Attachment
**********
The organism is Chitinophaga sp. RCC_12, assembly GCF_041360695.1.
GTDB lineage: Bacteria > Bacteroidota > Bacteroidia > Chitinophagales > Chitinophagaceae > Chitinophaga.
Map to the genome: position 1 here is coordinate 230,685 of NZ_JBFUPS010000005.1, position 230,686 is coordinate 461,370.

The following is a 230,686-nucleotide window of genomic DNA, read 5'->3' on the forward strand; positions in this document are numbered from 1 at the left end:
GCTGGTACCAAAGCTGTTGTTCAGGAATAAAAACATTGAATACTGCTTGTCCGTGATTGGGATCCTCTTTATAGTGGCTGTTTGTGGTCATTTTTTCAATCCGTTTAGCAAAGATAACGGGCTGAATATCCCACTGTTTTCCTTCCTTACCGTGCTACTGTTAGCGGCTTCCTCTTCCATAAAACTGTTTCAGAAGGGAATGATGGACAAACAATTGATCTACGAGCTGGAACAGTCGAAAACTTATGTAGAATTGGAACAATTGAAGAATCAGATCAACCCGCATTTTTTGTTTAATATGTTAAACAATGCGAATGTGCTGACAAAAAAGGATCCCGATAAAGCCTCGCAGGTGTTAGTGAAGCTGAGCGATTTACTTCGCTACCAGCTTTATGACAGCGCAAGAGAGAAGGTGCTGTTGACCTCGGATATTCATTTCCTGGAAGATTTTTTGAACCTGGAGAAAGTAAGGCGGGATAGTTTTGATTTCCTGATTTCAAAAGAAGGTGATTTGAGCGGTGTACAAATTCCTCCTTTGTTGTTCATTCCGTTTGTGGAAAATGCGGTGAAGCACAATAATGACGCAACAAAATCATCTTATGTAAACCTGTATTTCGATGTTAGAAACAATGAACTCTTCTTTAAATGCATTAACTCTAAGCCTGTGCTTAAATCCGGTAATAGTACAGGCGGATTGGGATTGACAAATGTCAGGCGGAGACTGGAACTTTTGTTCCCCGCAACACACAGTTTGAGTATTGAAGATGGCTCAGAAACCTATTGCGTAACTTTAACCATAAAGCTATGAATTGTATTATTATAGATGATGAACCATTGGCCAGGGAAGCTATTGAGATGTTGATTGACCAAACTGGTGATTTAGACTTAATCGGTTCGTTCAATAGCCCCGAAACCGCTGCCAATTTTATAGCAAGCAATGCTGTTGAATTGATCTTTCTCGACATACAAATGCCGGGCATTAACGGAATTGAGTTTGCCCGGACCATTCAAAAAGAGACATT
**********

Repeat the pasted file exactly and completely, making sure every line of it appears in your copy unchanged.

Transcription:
The organism is Chitinophaga sp. RCC_12, assembly GCF_041360695.1.
GTDB lineage: Bacteria > Bacteroidota > Bacteroidia > Chitinophagales > Chitinophagaceae > Chitinophaga.
Map to the genome: position 1 here is coordinate 230,685 of NZ_JBFUPS010000005.1, position 230,686 is coordinate 461,370.

The following is a 230,686-nucleotide window of genomic DNA, read 5'->3' on the forward strand; positions in this document are numbered from 1 at the left end:
GCTGGTACCAAAGCTGTTGTTCAGGAATAAAAACATTGAATACTGCTTGTCCGTGATTGGGATCCTCTTTATAGTGGCTGTTTGTGGTCATTTTTTCAATCCGTTTAGCAAAGATAACGGGCTGAATATCCCACTGTTTTCCTTCCTTACCGTGCTACTGTTAGCGGCTTCCTCTTCCATAAAACTGTTTCAGAAGGGAATGATGGACAAACAATTGATCTACGAGCTGGAACAGTCGAAAACTTATGTAGAATTGGAACAATTGAAGAATCAGATCAACCCGCATTTTTTGTTTAATATGTTAAACAATGCGAATGTGCTGACAAAAAAGGATCCCGATAAAGCCTCGCAGGTGTTAGTGAAGCTGAGCGATTTACTTCGCTACCAGCTTTATGACAGCGCAAGAGAGAAGGTGCTGTTGACCTCGGATATTCATTTCCTGGAAGATTTTTTGAACCTGGAGAAAGTAAGGCGGGATAGTTTTGATTTCCTGATTTCAAAAGAAGGTGATTTGAGCGGTGTACAAATTCCTCCTTTGTTGTTCATTCCGTTTGTGGAAAATGCGGTGAAGCACAATAATGACGCAACAAAATCATCTTATGTAAACCTGTATTTCGATGTTAGAAACAATGAACTCTTCTTTAAATGCATTAACTCTAAGCCTGTGCTTAAATCCGGTAATAGTACAGGCGGATTGGGATTGACAAATGTCAGGCGGAGACTGGAACTTTTGTTCCCCGCAACACACAGTTTGAGTATTGAAGATGGCTCAGAAACCTATTGCGTAACTTTAACCATAAAGCTATGAATTGTATTATTATAGATGATGAACCATTGGCCAGGGAAGCTATTGAGATGTTGATTGACCAAACTGGTGATTTAGACTTAATCGGTTCGTTCAATAGCCCCGAAACCGCTGCCAATTTTATAGCAAGCAATGCTGTTGAATTGATCTTTCTCGACATACAAATGCCGGGCATTAACGGAATTGAGTTTGCCCGGACCATTCAAAAAGAGACATT